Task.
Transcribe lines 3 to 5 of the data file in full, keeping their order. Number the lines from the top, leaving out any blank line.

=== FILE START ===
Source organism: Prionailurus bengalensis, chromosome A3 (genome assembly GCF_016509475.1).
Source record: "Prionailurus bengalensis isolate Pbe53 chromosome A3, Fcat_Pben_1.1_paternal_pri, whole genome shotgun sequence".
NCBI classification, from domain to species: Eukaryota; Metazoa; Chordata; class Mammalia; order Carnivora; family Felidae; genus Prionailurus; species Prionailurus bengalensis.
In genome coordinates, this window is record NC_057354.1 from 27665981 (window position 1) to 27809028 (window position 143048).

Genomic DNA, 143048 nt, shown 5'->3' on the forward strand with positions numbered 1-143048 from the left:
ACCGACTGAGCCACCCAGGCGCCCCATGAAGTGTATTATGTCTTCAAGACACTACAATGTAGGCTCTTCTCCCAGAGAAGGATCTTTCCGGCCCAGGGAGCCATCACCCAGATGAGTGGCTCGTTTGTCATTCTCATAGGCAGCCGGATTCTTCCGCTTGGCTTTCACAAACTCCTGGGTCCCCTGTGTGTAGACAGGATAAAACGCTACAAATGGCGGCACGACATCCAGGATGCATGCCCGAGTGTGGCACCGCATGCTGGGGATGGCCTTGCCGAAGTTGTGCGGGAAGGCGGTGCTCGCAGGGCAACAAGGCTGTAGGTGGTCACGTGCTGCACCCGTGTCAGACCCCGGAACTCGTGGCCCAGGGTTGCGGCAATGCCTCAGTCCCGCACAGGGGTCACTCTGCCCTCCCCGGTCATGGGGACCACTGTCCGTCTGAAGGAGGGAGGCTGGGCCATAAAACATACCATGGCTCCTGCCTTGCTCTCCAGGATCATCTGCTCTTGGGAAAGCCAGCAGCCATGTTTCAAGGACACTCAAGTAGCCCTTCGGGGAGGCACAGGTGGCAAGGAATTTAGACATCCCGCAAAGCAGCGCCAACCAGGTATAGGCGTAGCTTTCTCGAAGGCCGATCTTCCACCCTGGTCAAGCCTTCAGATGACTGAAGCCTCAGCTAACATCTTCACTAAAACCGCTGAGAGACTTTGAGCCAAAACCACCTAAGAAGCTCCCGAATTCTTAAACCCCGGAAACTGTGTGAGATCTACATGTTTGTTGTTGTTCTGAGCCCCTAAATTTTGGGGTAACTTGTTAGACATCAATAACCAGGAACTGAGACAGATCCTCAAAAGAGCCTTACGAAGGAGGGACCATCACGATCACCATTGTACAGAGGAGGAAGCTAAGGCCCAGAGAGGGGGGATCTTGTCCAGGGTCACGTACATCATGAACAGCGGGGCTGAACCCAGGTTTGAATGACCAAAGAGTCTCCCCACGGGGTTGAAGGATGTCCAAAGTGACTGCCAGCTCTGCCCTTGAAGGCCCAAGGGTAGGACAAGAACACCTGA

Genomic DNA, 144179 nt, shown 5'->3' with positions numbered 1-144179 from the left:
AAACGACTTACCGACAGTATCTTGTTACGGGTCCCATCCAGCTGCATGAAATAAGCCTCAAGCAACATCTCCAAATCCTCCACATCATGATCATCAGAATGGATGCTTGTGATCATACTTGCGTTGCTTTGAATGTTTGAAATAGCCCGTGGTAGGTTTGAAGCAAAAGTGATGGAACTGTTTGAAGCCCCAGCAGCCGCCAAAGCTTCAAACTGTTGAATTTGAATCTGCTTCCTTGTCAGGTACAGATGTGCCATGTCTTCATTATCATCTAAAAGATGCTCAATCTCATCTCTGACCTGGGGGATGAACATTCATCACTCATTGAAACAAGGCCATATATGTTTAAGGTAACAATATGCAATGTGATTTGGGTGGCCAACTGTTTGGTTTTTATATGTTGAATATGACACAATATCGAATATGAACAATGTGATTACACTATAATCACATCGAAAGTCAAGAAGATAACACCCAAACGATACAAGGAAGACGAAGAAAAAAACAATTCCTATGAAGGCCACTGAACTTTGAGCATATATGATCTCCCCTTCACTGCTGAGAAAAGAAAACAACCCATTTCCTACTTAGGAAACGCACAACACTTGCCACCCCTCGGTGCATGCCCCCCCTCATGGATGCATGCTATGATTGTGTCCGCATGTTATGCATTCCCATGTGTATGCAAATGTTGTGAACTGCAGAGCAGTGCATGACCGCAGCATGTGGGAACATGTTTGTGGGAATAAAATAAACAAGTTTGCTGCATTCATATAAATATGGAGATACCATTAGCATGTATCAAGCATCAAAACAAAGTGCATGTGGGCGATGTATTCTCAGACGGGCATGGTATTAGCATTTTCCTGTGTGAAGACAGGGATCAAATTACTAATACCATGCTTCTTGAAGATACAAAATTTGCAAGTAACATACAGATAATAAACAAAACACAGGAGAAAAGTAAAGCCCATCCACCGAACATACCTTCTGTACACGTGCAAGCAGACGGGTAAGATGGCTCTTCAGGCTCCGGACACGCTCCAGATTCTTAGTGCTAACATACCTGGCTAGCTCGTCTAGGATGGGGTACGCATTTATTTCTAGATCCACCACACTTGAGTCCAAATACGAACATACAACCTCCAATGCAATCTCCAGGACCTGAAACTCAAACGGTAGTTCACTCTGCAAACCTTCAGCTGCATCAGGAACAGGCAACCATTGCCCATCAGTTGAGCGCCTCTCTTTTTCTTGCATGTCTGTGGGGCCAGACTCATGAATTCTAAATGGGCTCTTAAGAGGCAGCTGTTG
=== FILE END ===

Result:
NCBI classification, from domain to species: Eukaryota; Metazoa; Chordata; class Mammalia; order Carnivora; family Felidae; genus Prionailurus; species Prionailurus bengalensis.
In genome coordinates, this window is record NC_057354.1 from 27665981 (window position 1) to 27809028 (window position 143048).

Genomic DNA, 143048 nt, shown 5'->3' on the forward strand with positions numbered 1-143048 from the left: